Almost every adult in America has some credit card debt. That's normal, but letting that debt spiral about of control is never a good thing. If you feel stressed or overwhelmed by your credit card statement, here are the next steps to take.


1. Stop using your credit cards

This might seem obvious, but the quickest way to stop debt from building even more is to stop charging your credit cards. Seriously. Take them out of your wallet or even cancel them if you have to. There's nothing more self-defeating than adding to your balance while you're trying to pay it down.

2. Pay as much as you can reasonably afford

Now, it's time to focus on paying down your credit balance. Especially if your balance is pretty big, don't worry about paying it all off right away. Yes, letting it sit in your account longer will accrue more interest, but there's no reason to pay more than you can afford. The last thing you want is to spend money you needed for a medical emergency on your credit card debt. At the very least, pay the minimum payment on time every month. Depending on your budget, you can pay more on top of the minimum.

3. Use the debt snowball plan

The debt snowball plan was made popular by Dave Ramsey and it is an effective tool. First, you need to decide how much you want to spend on your credit card debt each month. Make sure it's an affordable amount that's not going to leave you penniless. Second, pay the minimum balances on all of your cards out of your debt budget. Third, use the rest of your debt budget on the card with the smallest balance. This method will motivate you forward as you quickly pay off cards with small balances and move on to the ones with bigger amounts.

An alternative to the debt snowball is the debt avalanche. The process is the same except in the end you focus on the card that has the highest interest rate — instead of the one with the smallest balance. The logic here is that you don't want your debt compounding further because of a high interest rate. But this might not be an encouraging plan if the card with the highest interest rate also has the biggest balance. Take a look at your finances and decide which one is better for you.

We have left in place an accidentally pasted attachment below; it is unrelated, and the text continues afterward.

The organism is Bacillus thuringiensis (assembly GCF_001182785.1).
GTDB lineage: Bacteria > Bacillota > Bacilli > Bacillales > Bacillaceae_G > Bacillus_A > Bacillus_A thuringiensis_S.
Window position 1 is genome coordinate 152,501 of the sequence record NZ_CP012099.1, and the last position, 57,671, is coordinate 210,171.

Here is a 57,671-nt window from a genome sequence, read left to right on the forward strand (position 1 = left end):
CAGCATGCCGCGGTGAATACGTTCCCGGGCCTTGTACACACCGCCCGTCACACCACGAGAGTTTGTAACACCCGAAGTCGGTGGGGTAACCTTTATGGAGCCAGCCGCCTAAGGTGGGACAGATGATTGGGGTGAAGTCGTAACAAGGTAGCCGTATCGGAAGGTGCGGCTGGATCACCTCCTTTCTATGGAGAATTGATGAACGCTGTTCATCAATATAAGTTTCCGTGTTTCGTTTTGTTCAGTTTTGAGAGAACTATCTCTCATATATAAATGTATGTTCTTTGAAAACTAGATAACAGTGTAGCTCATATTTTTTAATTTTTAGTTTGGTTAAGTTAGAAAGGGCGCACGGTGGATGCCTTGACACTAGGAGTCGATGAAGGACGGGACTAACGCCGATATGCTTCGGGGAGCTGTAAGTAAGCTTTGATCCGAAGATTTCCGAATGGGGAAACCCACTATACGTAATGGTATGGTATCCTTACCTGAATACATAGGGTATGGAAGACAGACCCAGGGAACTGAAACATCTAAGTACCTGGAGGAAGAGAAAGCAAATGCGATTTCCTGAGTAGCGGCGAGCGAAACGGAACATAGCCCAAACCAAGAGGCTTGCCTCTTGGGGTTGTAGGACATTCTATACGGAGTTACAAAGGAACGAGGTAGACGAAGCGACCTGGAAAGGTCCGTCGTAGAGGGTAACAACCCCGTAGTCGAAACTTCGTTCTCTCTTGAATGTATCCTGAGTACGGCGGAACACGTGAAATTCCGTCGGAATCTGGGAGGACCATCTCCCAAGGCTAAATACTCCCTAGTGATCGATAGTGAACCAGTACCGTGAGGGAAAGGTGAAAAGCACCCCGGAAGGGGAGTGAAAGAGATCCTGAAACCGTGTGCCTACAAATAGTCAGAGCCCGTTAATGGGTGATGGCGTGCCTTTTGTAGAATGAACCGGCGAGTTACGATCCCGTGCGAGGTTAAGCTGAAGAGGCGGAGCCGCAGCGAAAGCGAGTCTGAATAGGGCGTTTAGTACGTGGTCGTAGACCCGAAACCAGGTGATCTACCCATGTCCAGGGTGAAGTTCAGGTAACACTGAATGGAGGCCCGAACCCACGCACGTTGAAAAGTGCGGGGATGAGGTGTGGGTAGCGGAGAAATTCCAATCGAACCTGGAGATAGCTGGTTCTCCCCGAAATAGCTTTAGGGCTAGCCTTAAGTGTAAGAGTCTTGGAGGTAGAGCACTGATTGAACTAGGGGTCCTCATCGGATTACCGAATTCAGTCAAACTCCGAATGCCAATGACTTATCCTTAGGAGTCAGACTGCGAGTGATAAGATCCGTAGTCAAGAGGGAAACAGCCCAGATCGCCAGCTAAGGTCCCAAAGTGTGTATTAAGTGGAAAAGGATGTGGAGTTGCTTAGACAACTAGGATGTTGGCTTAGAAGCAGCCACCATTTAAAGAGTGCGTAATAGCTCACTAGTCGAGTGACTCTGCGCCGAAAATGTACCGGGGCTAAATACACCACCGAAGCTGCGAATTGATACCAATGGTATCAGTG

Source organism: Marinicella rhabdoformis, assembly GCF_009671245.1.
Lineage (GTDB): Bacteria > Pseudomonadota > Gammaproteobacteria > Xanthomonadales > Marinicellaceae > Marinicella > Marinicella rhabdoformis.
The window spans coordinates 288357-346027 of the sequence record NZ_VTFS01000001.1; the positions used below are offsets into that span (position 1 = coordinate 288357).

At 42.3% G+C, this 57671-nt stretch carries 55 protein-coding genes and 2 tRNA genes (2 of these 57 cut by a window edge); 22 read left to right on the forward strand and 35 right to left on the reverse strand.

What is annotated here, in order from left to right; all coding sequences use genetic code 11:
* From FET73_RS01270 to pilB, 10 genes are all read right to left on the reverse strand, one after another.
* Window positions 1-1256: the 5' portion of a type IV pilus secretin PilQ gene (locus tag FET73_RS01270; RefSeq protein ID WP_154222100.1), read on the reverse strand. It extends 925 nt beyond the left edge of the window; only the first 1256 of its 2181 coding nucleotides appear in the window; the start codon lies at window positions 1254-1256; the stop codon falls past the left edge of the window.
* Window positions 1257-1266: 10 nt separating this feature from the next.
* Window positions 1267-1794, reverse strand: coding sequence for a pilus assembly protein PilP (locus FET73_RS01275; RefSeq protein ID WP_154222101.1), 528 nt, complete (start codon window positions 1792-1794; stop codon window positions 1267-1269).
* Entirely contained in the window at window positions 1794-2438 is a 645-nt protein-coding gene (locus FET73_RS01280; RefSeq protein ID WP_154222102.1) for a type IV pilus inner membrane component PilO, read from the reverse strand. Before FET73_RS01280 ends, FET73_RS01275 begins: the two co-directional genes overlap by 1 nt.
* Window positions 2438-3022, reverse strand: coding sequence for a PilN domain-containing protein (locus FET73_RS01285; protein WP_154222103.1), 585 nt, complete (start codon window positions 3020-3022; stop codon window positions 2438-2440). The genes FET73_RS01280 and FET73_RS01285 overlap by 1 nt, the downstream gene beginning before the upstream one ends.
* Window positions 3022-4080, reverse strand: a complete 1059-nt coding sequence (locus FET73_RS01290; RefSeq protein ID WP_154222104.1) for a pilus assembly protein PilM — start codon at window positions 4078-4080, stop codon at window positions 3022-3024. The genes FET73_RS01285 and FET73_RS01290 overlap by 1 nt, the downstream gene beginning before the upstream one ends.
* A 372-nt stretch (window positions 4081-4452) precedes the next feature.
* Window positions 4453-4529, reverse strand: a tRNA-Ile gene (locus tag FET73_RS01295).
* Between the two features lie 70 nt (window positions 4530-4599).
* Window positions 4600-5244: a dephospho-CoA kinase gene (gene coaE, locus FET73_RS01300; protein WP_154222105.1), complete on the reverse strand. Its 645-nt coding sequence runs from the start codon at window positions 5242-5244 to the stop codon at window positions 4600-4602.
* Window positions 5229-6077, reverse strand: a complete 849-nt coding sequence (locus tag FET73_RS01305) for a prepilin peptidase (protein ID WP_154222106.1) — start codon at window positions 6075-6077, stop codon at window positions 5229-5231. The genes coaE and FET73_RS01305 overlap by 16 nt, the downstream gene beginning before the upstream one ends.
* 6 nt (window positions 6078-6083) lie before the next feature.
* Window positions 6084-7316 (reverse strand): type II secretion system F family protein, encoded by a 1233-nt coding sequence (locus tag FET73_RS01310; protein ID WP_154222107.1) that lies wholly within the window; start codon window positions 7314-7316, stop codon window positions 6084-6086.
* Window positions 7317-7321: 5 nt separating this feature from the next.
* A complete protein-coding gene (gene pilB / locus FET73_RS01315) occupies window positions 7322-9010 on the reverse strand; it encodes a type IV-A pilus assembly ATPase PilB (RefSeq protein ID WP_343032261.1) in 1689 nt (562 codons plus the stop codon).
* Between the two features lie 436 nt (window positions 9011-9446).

4. Don't fall back into bad habits

Once you finally do have your credit cards paid off (or the balances are down to manageable level), you don't want to repeat the cycle. If you find you can't control your spending, don't open another credit card account. In fact, go ahead and cancel any cards you still have open. Because you just paid down all of your debt, your credit score will be pretty great. No need to worry about keeping up with credit card payments if you can avoid it. Just stick to debit if you don't think your spending can be controlled on credit.

5. To really slow spending, only use cash

Whether or not you keep your credit accounts open, reigning in spending can be a challenge. If you're really serious about controlling frivolous purchases, set aside your debit and credit cards. Pay for everything in cold hard cash. The visual of seeing the amount in your wallet decrease will help keep you from those impulse purchases. Really want to commit? Only withdraw the amount of cash you plan to spend in a given week. This will ensure you don't go over your budget.

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The Federal Reserve sets the guardrails for the federal funds rate, and through that helps control the money supply for the nation.